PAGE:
An expanded version of this report appears on WSJ.com.

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10 stocks positioned for an ‘abrupt’ rebound when normalcy finally returns — none of them are tech


The stock market continues to buck the steady flow of troubling headlines and gloomy metrics in a stark disconnect with the economy that’s been hotly debated on Wall Street.

Read:Jim Cramer urges investors not to be fooled by new highs in the stock market

And while it might feel rather toppy and precarious, Thomas Hayes, founder and chairman of Great Hill Capital, a new phase in the bull market could be on the way.

“It is a Dickensonian, ‘Tale of Two Markets’ when you look under the surface,” he wrote in a blog post. “While it may be true that the general indices could be due for a rest in coming weeks, such a rest may be accompanied by ‘under the surface’ rallies in laggard/unloved sectors.”

In other words, developments that might weigh on the major indexes by taking down leaders like Apple
AAPL,
+5.15%

, Amazon
AMZN,
-0.38%

, Facebook
FB,
-0.74%

and the other big-name tech players, would actually provide a tailwind for beaten down names poised for a rebound.

“So, ‘what do you think of the market?’ is less interesting of a question than, ‘what do you think about banks, commodities, emerging markets, defense stocks, tech, etc?’” Hayes said.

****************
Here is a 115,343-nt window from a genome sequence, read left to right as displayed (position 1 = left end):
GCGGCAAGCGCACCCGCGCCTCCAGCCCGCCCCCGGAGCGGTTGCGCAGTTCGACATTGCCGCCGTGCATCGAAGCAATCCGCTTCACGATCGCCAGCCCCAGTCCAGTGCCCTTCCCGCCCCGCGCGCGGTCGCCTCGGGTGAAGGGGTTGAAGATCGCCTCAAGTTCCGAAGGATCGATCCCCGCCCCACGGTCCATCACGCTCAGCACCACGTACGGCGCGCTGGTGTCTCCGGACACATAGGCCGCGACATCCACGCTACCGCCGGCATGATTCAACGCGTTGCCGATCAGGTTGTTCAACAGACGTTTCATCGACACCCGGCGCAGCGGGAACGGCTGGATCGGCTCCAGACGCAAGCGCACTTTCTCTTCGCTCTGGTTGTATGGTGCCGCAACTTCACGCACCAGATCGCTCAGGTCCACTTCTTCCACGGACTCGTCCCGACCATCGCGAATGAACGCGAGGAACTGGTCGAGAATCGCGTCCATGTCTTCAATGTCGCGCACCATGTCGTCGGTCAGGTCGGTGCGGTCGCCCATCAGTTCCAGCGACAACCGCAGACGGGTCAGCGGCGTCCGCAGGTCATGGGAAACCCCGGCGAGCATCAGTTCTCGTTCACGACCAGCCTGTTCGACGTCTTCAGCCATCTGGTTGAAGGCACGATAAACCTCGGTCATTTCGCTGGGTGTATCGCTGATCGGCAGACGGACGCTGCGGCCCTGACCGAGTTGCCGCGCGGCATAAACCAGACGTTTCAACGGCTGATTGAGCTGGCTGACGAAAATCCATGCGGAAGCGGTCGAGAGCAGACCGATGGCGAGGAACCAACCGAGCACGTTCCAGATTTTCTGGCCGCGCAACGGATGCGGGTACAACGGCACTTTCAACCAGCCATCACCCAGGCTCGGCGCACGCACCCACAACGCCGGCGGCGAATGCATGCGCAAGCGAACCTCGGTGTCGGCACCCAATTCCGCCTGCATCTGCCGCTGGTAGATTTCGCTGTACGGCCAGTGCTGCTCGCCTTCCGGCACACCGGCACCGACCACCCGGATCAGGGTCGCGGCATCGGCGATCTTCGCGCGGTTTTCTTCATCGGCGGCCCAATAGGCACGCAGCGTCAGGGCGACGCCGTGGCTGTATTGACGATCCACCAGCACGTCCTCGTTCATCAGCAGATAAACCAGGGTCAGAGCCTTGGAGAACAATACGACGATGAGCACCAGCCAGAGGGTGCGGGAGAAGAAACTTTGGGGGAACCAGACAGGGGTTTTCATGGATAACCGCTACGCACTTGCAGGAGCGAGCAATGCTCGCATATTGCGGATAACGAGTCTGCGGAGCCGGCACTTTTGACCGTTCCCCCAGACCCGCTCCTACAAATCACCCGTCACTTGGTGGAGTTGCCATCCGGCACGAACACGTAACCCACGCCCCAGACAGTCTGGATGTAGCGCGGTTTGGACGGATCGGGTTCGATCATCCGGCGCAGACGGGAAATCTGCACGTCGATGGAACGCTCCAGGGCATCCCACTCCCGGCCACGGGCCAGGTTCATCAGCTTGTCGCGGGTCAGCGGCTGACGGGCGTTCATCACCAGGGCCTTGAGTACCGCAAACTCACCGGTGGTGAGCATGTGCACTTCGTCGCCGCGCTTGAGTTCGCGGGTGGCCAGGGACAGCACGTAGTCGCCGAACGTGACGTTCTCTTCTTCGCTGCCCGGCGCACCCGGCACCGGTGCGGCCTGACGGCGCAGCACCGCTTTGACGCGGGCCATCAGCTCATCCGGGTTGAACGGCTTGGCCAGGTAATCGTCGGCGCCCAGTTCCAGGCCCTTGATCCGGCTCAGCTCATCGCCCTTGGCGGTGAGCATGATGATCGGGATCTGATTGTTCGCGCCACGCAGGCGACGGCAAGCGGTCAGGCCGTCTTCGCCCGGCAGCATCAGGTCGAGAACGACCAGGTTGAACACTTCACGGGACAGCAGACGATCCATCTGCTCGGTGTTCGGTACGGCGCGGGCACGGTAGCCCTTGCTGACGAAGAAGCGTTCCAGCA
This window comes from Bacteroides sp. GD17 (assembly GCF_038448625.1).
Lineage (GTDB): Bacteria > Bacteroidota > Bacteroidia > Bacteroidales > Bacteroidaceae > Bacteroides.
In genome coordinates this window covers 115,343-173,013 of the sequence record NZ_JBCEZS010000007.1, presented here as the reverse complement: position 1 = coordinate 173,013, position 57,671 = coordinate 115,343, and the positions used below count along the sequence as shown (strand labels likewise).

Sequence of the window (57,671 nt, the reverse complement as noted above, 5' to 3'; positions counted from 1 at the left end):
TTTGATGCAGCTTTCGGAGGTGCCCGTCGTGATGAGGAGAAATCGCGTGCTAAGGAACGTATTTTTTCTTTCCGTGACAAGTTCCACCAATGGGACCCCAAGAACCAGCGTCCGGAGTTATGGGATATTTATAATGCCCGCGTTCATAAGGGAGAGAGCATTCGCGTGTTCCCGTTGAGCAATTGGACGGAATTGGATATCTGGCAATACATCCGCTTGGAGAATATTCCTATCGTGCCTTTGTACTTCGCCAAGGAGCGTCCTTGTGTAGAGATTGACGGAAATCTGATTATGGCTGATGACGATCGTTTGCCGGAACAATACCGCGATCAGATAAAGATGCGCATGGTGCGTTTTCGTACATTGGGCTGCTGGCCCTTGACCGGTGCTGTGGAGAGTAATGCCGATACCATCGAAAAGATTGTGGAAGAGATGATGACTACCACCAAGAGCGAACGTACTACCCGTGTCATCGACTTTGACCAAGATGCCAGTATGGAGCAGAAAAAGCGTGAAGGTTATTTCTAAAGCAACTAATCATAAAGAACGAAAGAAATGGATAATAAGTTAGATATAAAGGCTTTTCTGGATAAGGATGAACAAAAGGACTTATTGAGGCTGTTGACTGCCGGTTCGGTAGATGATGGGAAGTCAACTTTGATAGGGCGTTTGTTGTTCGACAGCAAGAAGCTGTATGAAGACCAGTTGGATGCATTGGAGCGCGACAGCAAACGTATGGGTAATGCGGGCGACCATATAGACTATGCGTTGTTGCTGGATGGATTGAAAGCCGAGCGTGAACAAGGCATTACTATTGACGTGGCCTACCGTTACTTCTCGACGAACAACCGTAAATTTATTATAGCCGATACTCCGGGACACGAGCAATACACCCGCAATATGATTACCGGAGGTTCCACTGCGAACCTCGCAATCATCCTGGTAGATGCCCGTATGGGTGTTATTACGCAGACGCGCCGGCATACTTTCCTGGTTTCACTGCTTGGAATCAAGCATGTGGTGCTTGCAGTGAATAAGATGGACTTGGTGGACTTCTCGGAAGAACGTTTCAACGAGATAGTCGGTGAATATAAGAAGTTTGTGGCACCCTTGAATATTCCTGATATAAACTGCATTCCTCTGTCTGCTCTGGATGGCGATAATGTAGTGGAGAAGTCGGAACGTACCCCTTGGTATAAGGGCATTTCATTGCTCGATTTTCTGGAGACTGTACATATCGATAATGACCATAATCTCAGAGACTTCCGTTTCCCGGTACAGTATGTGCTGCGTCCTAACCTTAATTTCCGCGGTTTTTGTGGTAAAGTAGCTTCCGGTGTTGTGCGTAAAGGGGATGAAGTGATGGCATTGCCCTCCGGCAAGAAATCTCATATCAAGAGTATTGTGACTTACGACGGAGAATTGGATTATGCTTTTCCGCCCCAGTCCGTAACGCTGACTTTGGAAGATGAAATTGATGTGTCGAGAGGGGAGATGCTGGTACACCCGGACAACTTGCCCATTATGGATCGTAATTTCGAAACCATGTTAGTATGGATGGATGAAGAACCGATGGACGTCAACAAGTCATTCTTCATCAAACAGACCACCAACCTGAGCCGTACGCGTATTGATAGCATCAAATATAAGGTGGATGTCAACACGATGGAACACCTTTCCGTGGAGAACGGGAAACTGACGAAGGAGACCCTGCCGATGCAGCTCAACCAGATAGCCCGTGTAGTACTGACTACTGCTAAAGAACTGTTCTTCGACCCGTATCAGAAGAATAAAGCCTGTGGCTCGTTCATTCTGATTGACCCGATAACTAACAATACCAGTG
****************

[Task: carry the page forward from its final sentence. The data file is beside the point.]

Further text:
He used this chart to illustrate just how much relative appetite there is for tech lately:

Some names he mentioned that could come screaming back in a post-pandemic world include: Bank of America
BAC,
-0.47%

, JPMorgan Chase
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-0.05%

, Apache
APA,
-3.25%

, Murphy Oil
MUR,
-2.89%

, Boeing
BA,
-1.22%

, Lockheed Martin
LMT,
+0.43%

, MGM
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+1.58%

, Las Vegas Sands
LVS,
+2.23%

, Southwest Airlines
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+0.66%

and United Airlines
UAL,
-2.96%

, to name just a few with compelling set-ups.

“Announcement of a vaccine, or major breakthrough that pointed to near certainty and timeline on vaccine/treatment… would shift consensus FROM slower recovery/growth (lower rates) — which benefits tech — TO faster recovery/growth (slightly higher rates) — which benefits cyclicals,” he explained in his post. “When these groups turn, it will be abrupt.”

Banks, in particular, should see a big move higher, he added.

“Most people will be chasing banks after they are trading at a 50-100% premium to book versus buying now — in many cases — at a discount to book,” Hayes said. “How do we know? Because it happens coming out of every single historical recession. There is no recovery without Banks/Cyclicals leading out of the gate (early/high growth stages). No credit growth, no recovery.”